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Annette and Hadley Lennon, Ashland

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Community updated on Barksdale Works remediation efforts

DuPont closed a chapter on explosives manufacturing in the Chequamegon Bay area in the early 1970s when it shuttered Barksdale Works. But work there is far from over.

The DuPont facility began manufacturing explosives such as TNT, dynamite and nitroglycerine for the U.S. military, mining operations and agriculture at the beginning of the 20th century. During its nearly 70 years of operation, 36 men were killed at Barksdale Works — a 1928 explosion claimed two lives and another in 1952 killed eight.

After DuPont closed the 1,800-acre facility between Ashland and Washburn, it faced the daunting — and lengthy — task of cleaning up chemical contamination at the site. That effort launched in 1998, and to date, about 787 acres have been opened for recreational use and 702 acres for unrestricted use.

But much more work needs to be done, and Bradley S. Nave, project director for Chemours Corp. Remediation Group, explained the ongoing process to the community at Northern Great Lakes Visitor Center Thursday evening.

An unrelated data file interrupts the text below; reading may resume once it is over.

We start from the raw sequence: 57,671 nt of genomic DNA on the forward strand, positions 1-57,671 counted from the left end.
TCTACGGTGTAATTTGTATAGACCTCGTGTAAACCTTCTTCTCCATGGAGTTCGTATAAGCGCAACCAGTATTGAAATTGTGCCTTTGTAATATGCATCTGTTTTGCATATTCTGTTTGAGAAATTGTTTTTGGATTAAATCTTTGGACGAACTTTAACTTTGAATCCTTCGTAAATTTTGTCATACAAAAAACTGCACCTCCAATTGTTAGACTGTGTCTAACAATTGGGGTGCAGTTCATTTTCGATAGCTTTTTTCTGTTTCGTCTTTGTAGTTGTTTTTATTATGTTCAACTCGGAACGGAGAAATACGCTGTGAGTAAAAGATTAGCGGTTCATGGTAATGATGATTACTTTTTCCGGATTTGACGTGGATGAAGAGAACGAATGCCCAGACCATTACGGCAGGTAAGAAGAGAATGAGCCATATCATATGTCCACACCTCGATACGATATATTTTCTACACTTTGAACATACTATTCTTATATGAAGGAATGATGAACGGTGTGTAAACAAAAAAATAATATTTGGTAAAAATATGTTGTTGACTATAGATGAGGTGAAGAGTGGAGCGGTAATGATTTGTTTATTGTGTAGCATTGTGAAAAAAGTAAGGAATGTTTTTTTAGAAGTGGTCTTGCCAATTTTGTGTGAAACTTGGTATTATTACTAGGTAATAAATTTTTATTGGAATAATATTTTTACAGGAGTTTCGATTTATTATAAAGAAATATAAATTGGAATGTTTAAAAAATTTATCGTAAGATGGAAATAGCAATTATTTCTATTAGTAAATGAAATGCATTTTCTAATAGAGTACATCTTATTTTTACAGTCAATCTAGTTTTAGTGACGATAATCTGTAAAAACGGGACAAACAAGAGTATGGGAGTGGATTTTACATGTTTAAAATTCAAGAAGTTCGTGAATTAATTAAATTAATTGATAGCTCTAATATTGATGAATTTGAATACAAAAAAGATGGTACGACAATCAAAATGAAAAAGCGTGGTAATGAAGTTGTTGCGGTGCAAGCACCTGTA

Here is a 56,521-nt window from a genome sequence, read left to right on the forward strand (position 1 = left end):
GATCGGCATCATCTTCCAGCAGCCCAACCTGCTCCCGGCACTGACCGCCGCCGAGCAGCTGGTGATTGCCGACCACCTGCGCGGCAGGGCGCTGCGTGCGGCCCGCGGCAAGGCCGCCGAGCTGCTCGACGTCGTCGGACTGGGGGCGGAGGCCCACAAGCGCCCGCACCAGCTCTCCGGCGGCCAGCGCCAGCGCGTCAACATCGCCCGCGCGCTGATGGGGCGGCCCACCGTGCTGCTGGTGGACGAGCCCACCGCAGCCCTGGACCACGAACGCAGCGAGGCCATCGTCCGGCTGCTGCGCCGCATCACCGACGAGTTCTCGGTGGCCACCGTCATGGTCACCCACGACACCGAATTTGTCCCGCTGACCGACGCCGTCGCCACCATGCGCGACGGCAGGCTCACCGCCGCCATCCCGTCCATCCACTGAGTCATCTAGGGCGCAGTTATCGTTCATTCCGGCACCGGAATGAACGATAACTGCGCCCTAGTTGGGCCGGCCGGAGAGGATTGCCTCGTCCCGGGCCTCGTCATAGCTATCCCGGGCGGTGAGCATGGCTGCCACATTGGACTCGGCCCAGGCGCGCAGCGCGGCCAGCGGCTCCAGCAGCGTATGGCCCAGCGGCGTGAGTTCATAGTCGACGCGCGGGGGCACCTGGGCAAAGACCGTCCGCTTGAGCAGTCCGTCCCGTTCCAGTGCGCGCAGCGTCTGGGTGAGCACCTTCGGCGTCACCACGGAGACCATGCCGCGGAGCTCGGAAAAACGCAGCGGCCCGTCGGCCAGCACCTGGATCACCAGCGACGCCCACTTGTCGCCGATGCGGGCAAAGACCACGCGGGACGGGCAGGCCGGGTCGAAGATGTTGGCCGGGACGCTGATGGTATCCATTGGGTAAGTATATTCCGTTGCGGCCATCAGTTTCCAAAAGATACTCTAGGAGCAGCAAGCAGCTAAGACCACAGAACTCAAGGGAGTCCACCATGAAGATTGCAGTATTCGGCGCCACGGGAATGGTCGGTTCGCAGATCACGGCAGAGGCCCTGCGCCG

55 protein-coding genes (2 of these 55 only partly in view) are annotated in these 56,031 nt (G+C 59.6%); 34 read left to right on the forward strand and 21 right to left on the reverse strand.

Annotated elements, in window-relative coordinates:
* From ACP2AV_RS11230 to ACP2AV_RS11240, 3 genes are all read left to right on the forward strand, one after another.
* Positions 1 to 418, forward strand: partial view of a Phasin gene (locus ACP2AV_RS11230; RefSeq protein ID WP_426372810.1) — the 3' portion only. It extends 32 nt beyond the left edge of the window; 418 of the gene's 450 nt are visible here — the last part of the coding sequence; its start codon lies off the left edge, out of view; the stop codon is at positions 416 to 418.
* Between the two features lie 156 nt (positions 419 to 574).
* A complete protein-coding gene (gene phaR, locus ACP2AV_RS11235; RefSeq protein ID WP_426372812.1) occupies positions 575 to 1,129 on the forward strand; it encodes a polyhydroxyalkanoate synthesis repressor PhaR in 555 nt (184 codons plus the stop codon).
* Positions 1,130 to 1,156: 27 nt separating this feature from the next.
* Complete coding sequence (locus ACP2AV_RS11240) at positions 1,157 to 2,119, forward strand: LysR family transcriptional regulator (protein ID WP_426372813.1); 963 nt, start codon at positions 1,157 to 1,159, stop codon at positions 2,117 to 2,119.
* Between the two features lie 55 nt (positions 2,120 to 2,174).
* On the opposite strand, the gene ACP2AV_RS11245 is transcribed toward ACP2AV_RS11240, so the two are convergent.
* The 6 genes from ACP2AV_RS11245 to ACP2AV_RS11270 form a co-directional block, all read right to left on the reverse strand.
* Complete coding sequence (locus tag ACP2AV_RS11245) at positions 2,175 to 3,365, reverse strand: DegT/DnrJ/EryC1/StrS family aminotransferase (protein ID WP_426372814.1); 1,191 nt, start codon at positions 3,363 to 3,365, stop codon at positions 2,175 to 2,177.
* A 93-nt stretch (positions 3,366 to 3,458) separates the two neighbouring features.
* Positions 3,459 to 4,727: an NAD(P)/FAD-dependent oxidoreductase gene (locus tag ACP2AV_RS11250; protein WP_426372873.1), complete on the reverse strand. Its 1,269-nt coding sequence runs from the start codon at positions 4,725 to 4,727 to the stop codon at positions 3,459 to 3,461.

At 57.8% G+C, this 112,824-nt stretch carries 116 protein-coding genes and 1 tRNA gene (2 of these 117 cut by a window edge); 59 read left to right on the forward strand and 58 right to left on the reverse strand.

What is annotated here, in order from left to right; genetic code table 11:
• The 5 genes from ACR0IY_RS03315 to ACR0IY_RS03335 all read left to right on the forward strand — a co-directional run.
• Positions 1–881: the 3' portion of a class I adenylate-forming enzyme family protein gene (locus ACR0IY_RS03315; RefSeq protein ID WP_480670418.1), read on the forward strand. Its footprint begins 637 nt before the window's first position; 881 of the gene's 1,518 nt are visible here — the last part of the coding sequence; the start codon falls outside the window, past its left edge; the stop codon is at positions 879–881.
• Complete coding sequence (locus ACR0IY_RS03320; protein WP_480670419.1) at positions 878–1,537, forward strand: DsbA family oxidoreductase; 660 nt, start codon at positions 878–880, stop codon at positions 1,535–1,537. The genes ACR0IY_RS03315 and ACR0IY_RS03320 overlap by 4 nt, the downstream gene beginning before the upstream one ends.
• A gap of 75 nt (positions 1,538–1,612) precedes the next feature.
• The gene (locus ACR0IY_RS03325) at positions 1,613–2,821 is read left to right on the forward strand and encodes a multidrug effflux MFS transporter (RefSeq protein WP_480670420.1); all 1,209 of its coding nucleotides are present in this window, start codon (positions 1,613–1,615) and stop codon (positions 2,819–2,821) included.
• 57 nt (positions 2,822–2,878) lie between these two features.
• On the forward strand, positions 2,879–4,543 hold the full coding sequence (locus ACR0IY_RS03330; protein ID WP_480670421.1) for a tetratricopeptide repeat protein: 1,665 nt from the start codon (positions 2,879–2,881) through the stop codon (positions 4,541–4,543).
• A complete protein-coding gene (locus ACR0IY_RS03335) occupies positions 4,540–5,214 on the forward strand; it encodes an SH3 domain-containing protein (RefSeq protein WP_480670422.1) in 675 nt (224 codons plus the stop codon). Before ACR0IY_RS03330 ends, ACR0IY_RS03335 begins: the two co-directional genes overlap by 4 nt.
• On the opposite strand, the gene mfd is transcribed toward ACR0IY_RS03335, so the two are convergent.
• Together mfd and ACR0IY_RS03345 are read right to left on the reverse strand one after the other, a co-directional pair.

Working with the U.S. Army Corps of Engineers, the company has focused in recent years on locating and destroying TNT in a 329-acre former World War I production area, Nave said.

Nave has worked on the Barksdale remediation process for about 18 years, and he and his coworkers have been piloting a remediation technique that uses living creatures to do a lot of the cleanup work.

The company's biological remediation, otherwise known as bio-pilot cells, destroys the explosive DNT, project manager Cory Pooler said.

In areas containing predominately DNT, the ground is aerated, and when rain saturates the soil, indigenous microorganisms eat the DNT, converting it to carbon dioxide and water.

But the presence of TNT inhibits the growth of the microorganisms, so the company then adds hydrated lime to the soil to reduce the concentration of the explosive.

"We found it to be quite successful," Nave said.